The Ensign Group’s (Nasdaq: ENSG) skilled nursing facilities, like many others across the U.S., have been hit by the COVID-19 pandemic, and received federal government assistance to help ease the financial strains caused by the emergency.
But the San Juan Capistrano, Calif.-based operator is doing well enough that it raised its 2020 annual earnings guidance to $3.00 to $3.10 per diluted share, up from previous guidance of $2.50 to $2.58 — and returned all of the $110 million it received from the Provider Relief Fund created by the CARES Act.
“These funds were meant to cover lost revenue and increased expenses tied to the COVID-19 pandemic,” CEO Barry Port said on the company’s second-quarter earnings call Thursday. “And we want to underline that our results do not include any benefits related to those distributions. As you all know, most of our revenue comes to us from sources that are funded by taxpayer money, and as stewards of those funds, we know that there’s a high degree of responsibility that accompanies government reimbursement.”
After assessing its balance sheet, liquidity, overall financial operations during the pandemic, Ensign decided “it was not in the best interests of our organization” to accept the funds from the CARES Act — though that might change depending on how costs change, particularly with new testing mandates set to take effect at some point in the future, Port said.
Ensign had also received about $100 million of Medicare advance payments from the Centers for Medicare and Medicaid Services (CMS), which must be repaid out of future reimbursements.
The operator had $201 million of cash on hand and $320 million of available capacity under its line-of-credit facility, which also has a built-in expansion option, as of June 30, CFO Suzanne Snapper noted in the earnings release. And the Federal Medical Assistance Percentage (FMAP) increase that was included as part of the CARES Act to temporarily boost Medicaid rates will last at least until October with the extension of the COVID-19 public health emergency, Snapper noted on the call.
“There’s some relief there for additional COVID expenses that we expect to incur during Q3 to be actually offset by the additional Medicaid funding,” Snapper said. “And we did get our overall rate increase for Medicare, the standard one that will kick in in Q4, and then all the state standard increases filter in at the end of Q3 and then fully in force in Q4.”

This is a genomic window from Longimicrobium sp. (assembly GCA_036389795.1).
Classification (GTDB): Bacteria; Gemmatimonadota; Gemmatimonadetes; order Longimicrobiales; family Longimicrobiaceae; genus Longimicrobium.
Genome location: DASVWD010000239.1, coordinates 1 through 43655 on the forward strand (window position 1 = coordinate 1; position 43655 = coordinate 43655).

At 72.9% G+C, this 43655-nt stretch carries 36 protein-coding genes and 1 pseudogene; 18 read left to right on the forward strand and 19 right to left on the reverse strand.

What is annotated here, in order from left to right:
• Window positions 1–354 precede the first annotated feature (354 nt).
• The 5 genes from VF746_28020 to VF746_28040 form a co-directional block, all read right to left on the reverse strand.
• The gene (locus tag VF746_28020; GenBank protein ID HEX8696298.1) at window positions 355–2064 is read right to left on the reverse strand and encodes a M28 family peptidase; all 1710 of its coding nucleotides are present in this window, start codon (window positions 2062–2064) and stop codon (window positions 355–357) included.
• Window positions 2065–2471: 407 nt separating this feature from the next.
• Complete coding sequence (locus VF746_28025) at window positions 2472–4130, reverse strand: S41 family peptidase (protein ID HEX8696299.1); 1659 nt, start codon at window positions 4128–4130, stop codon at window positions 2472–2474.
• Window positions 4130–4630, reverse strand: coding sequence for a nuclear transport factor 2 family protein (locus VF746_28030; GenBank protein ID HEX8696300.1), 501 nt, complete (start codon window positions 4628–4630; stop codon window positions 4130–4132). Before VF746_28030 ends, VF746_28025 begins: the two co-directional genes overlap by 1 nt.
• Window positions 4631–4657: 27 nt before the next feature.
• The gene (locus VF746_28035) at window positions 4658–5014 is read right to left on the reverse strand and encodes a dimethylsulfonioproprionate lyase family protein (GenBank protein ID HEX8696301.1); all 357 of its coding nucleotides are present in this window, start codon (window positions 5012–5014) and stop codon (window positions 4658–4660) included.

Ensign reported “record-breaking” results for the second quarter, Port said on the call. The company turned in net income of $40.24 million, or 73 cents per share, for the second quarter of 2020 compared with net income of $28.61 million, or 51 cents per share, in the year-ago period.
This came from quarter-over-quarter improvements in skilled mix, cost-saving initiatives, improved collections, the temporary suspension of a 2% Medicare sequestration cut, and improved Medicaid rates in some states, Port noted.
Ensign’s portfolio saw increases in COVID-19 cases in areas where community spread was rising, such as Texas, Arizona and California, he said, with 909 confirmed cases across its 226 operations as of August 3.
As of the same date, 19 operations had more than 20 COVID-19 cases, 46 had less than 20, and 161 operations had no confirmed in-house COVID-19 cases. Four operations had become dedicated COVID-19 facilities, and 20 sites had dedicated entire wings to COVID-19 patients.
In terms of occupancy, Ensign saw a slight increase in late May and June as COVID-19 cases dropped, following occupancy declines in the second half of March due to the suspension of elective surgeries. Skilled days, however, dropped slightly.
As the number of COVID-19 cases in Ensign’s communities increases, the number of high-acuity patients — including those with COVID-19 — increased Port said. And because of COVID-19 case spikes in some states, occupancy declined while skilled mix rose due to an increase in referrals of such patients to Ensign’s SNFs.
Specifically, combined same-store and transitioning occupancy fell approximately 1.5%, while skilled days actually increased by 7%, between mid-May and mid-July, according to the company’s press release.
“Overall, our company is not being overwhelmed by COVID-19,” Port said on the earnings call. “However, as you might expect, similar to what the country as a whole is experiencing, the impact has varied market to market and building by building.”
Ensign recently announced its first acquisition since the pandemic, a post-acute care campus in Tempe, Ariz., and chief investment officer Chad Keetch said on the call that even though some of the deals in Ensign’s pipeline are either still slated to close or need to be reassessed, deal flow is beginning to restart.
Ensign also started the process of taking some of its owned assets with significant equity value to the Department of Housing and Urban Development (HUD) for long-term, fixed-rate debt, he added.
“This process can take several months and will not be completed until next year, but we are preparing now for a wave of new acquisitions that we see on the horizon in 2021,” Keetch said.
ENSG shares surged nearly 15%, or $7.28, to close the day at $55.96.